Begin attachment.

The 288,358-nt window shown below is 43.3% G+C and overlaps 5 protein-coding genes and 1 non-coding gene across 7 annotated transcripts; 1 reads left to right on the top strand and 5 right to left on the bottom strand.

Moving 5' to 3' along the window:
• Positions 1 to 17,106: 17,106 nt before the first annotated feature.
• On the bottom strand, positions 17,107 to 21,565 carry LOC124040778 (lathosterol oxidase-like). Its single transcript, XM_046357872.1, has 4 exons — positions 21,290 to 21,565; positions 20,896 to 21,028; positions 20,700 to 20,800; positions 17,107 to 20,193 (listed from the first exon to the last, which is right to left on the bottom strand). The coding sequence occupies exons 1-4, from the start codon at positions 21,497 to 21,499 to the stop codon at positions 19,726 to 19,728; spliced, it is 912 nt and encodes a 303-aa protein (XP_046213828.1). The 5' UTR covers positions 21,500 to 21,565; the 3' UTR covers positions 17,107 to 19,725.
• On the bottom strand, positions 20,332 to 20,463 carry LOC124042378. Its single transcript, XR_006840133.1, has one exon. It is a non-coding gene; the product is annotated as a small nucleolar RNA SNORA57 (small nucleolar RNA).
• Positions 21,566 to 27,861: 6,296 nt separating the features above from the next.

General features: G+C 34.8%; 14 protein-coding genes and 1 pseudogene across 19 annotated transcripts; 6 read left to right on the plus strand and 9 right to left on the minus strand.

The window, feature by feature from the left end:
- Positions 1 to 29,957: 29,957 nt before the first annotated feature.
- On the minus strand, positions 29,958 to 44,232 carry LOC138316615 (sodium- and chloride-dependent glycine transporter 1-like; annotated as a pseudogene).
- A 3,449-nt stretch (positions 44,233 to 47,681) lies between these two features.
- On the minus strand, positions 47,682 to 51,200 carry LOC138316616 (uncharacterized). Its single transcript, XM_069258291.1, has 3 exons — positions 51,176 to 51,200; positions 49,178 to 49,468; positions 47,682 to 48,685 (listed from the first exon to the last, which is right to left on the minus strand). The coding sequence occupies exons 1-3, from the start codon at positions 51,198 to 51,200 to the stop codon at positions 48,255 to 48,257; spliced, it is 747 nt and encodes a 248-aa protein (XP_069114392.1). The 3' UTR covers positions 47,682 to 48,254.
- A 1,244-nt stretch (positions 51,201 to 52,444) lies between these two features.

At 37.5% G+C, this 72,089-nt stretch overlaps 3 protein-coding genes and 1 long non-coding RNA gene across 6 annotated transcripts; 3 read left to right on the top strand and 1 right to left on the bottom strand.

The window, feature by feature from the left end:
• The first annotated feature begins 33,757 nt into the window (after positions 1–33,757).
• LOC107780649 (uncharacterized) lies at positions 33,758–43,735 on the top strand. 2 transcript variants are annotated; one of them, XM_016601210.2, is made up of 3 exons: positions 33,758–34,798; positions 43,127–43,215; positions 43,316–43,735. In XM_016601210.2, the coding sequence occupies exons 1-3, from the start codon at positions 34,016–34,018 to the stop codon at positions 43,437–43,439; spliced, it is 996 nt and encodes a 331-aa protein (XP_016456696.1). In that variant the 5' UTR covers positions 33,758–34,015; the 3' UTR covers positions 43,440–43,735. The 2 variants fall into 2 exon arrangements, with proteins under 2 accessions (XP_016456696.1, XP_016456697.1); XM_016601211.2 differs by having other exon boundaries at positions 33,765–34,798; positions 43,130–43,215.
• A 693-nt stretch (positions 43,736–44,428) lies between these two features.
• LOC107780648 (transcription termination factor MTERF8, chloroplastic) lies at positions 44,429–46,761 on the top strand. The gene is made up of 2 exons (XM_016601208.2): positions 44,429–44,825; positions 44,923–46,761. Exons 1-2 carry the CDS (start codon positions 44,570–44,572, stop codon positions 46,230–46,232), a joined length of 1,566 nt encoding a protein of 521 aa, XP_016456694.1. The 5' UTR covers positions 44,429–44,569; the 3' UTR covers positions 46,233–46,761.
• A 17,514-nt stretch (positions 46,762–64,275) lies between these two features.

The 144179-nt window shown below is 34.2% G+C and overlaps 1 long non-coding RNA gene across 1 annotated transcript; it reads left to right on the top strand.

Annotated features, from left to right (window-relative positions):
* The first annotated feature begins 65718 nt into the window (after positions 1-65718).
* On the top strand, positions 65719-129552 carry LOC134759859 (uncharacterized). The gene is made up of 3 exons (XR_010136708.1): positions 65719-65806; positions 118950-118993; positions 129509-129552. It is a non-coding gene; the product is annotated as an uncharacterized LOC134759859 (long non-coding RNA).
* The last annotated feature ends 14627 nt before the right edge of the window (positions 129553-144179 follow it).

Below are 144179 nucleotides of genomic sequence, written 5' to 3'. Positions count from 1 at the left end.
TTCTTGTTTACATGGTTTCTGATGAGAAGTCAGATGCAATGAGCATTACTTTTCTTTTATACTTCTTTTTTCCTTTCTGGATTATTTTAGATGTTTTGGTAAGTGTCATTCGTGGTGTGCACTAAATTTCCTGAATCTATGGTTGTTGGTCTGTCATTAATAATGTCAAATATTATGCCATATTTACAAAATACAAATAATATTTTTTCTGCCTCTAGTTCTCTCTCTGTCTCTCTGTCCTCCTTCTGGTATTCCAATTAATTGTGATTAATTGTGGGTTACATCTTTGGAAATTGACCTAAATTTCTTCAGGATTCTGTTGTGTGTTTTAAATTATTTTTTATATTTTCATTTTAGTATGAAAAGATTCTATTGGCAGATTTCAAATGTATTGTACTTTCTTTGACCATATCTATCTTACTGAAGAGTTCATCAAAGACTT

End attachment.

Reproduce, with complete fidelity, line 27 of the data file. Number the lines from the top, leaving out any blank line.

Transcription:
TTCTTGTTTACATGGTTTCTGATGAGAAGTCAGATGCAATGAGCATTACTTTTCTTTTATACTTCTTTTTTCCTTTCTGGATTATTTTAGATGTTTTGGTAAGTGTCATTCGTGGTGTGCACTAAATTTCCTGAATCTATGGTTGTTGGTCTGTCATTAATAATGTCAAATATTATGCCATATTTACAAAATACAAATAATATTTTTTCTGCCTCTAGTTCTCTCTCTGTCTCTCTGTCCTCCTTCTGGTATTCCAATTAATTGTGATTAATTGTGGGTTACATCTTTGGAAATTGACCTAAATTTCTTCAGGATTCTGTTGTGTGTTTTAAATTATTTTTTATATTTTCATTTTAGTATGAAAAGATTCTATTGGCAGATTTCAAATGTATTGTACTTTCTTTGACCATATCTATCTTACTGAAGAGTTCATCAAAGACTT